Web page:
Absentia

Film review by Thomas M. Sipos

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Absentia  (2011, dir: Mike Flanagan; cast: Katie Parker, Courtney Bell, Dave Levine, Morgan Peter Brown, Scott Graham)

 

 

 

 

Tricia's husband, Daniel, disappeared seven years ago. She's still posting "Has anybody seen this man?" flyers on trees, but she's about ready to move on. She's pregnant with another man's child. She's also kinda, sorta seeing this detective. (The film intimates the unborn child is his, though that's never made clear.)

Seven years. Soon the County of Los Angeles will declare Daniel officially dead, and Tricia can begin dating detective Mallory -- openly rather than sorta, kinda.

Then Callie, Tricia's prodigal sister, returns home. Tricia and Daniel had raised the troubled Callie, a runaway druggie who left to backpack across the U.S. But Callie has cleaned up her act. She's a Christian now, in contrast to Tricia's Buddhism.

It's okay. The two sisters love and respect each other.

Then Callie notices something ominous about that creepy, dark tunnel near Tricia's home. Callie can't say for sure why it feels wrong. A homeless man babbles nonsense in the tunnel. (Is he just another homeless crazy?) A teenager leaves a plastic bag by the entrance. (What's inside -- and who is the intended recipient?)

You won't see much of That Which Lurks In The Tunnel. Absentia is minimalist horror. Its monster is intimated rather than seen in long, lingering shots. This may disappoint some gorehounds, but I found Absentia's brief, murky shots to be just right. Perfect, even.

We see shadows. Brief shots of tentacles and feelers -- a bit reptilian, a bit insectisoid. It's all very Lovecraftian. Absentia is not specifically based on a Lovecraft story, yet H.P. is clearly one of the film's inspirations.

A strong spirituality also informs Absentia. Callie lives her Christianity. She makes the mistake of reaching out to the homeless man in the tunnel, bringing him food. This lures the monster back to Tricia's home.

It seems these creatures have been abducting people for centuries, dragging them into their lair, which is both beneath the city and in another dimension of space/time.

 

 

 

Although spiritual, Absentia is never preachy. All of its characters are flawed, yet all of them -- Tricia, Callie, detective Mallory, and the deranged Daniel -- try to do the right thing. But these Cthulhuian creatures -- who move through the walls of houses unlucky enough to overlap their dimensions -- are more than most, even good-hearted, mortals can handle.

Absentia's dramatic minimalism is supported by its soundtrack. We hear sound effects that may or may not be monsters -- discreet, difficult-to-identify noises. It sorta sounds like an insect? The music consists of simple, moody melodies that simultaneously support the film's domestic strife and enhance the creepy atmosphere.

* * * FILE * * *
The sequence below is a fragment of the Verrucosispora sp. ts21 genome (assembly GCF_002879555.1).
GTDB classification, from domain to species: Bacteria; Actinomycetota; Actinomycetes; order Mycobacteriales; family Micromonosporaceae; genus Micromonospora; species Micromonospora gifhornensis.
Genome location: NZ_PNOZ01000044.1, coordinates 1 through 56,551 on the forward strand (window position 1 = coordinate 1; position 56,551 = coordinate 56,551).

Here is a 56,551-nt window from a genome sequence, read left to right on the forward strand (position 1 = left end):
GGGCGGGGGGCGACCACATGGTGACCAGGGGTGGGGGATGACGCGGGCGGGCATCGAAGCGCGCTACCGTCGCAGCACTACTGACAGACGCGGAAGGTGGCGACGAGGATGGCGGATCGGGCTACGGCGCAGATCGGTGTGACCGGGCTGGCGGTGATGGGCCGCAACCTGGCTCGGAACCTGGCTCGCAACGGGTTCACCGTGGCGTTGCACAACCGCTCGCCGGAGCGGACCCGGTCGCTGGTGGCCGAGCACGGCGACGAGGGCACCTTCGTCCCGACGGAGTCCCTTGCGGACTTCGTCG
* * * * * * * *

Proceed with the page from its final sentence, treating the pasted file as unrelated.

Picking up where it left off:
Part of Absentia's strength is that its domestic story (of sisters and lovers and estranged spouses -- and their emotional conflicts) is well interwoven with its tale of Lovecraftian creatures. The fear and anger engendered on those two dramatic levels support, and play off of, each other. When Callie reports seeing a giant insect, Tricia blows up at Callie, suspecting her of regressing to her drug habits. "The last time you saw insects, they were crawling under your arm!"

Director/writers Mike Flanagan is a master of minimalist horror. His short film, Oculus, was set in one brightly lit room, most of the "action" occurring between a man and a mirror. (Both that mirror, and the star of Oculus -- Scott Graham -- make cameo appearances in Absentia.)

Oculus drew much of its tension from its script and acting, and Absentia likewise excels in those areas. The film's entire cast is well above average.

I wonder if distributors are wary of Flanagan's low-key style. Absentia's early poster (bottom, left) effectively captures the film's suggestive atmosphere. Not so its new poster (bottom, right).

 

        

 

The early poster was created before the film was finished, to raise funds. I suspect Flanagan helped design it, because it better represents the film's tone and vision. The latter poster looks like something a distributor created to suggest a "juicier" story. Apart from its false, overly lurid imagery, the new poster also falsely shows hands, rather than tentacles, dragging off people.

The early poster is more honest -- and creeper. If you prefer suggestive creeps as opposed to in-your-face gore, you should like Absentia.

 

 

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